A fellow engineer, many years ago, referred to minimum wage laws as “Make Work Laws for Engineers” [“Seattle’s minimum-wage win spurs talk to target more cities,” Local News, June 4].
The history of the last 200 years clearly shows large masses of workers being replaced by machines. Automation today is not only easier to put in place, but it is easier to make equipment easy to use.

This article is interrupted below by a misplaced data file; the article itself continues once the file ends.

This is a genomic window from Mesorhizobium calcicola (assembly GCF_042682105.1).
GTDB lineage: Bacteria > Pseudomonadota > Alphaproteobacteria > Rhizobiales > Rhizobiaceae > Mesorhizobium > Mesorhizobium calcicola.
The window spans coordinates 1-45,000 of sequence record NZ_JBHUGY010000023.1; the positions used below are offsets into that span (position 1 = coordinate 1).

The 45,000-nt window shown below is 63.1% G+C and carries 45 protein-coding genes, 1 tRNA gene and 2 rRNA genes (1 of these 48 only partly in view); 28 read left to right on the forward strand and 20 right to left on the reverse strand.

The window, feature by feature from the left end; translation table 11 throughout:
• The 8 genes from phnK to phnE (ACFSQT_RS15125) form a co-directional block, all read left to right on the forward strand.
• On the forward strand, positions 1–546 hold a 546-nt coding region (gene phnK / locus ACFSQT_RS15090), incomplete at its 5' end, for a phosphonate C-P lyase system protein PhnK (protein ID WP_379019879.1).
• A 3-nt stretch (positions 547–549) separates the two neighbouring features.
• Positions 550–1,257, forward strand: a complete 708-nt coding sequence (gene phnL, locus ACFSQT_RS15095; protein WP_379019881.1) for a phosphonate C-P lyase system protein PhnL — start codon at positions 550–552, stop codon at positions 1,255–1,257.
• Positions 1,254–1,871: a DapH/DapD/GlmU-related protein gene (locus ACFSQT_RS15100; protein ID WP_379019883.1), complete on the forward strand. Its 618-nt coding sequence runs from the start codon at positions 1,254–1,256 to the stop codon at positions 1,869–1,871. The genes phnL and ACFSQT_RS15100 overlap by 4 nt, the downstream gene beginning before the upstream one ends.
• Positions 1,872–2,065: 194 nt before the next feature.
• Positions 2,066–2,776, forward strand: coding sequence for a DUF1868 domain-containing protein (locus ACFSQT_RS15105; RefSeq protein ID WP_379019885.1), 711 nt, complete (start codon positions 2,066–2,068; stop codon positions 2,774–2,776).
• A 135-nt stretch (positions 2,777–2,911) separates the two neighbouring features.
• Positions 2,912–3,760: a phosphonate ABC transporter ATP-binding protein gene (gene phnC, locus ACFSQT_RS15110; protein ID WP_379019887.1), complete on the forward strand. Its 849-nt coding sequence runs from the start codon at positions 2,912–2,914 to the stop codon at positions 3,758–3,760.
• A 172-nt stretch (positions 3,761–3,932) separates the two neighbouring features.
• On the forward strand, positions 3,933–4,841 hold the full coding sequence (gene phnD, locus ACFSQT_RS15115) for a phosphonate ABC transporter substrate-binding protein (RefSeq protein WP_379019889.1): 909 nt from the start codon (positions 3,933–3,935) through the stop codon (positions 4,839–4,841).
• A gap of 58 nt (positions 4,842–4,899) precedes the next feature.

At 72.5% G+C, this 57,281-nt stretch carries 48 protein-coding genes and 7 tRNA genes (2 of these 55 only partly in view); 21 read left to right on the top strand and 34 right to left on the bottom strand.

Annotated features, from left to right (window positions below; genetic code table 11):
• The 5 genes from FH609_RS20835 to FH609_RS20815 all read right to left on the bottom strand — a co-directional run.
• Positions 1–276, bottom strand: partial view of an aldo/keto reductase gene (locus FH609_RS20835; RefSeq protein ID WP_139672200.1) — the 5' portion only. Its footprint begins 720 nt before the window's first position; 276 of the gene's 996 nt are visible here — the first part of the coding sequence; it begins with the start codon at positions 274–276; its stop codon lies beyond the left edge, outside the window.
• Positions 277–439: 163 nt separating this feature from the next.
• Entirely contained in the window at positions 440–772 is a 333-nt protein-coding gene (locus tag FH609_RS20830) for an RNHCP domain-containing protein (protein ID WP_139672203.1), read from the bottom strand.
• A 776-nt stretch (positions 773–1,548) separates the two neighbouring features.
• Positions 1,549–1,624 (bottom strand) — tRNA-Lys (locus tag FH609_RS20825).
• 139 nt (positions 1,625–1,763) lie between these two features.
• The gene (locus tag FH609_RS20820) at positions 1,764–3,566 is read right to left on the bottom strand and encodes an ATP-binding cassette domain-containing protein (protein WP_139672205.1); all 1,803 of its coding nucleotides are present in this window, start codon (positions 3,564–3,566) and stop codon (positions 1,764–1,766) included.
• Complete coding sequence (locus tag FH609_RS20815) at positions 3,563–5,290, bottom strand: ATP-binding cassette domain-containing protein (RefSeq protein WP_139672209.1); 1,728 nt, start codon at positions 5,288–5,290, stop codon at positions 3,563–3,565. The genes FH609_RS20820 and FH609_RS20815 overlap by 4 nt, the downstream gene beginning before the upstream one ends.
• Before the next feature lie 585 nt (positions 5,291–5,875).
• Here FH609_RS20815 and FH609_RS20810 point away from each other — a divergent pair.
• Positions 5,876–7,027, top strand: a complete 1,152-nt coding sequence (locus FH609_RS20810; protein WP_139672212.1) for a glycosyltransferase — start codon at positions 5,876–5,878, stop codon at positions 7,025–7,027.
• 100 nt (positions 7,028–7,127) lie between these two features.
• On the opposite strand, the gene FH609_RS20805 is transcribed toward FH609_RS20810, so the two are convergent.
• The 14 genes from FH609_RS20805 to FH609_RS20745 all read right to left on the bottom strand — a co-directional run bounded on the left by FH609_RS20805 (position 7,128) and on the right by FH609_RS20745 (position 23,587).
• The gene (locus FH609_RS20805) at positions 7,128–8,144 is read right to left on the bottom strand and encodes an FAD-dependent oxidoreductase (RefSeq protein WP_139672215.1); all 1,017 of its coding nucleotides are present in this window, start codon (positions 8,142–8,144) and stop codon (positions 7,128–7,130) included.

The designers and builders of the machines, and the users are all computer savvy. In the mid-1990s, one of my biggest obstacles to implementing computerized business systems was dealing with employees who had never used a keyboard.
It is not just low-pay workers who can be affected by automation. My first major project, in 1963, one year after getting my degree, involved the handling of inquiries for new cement plants. The end result was a task that could be done in one week by one engineer (with a big computer program and a drum plotter) versus 14 worker-weeks of engineering time (with slide rules and drafting boards).
Ralph C. Edwards, Vancouver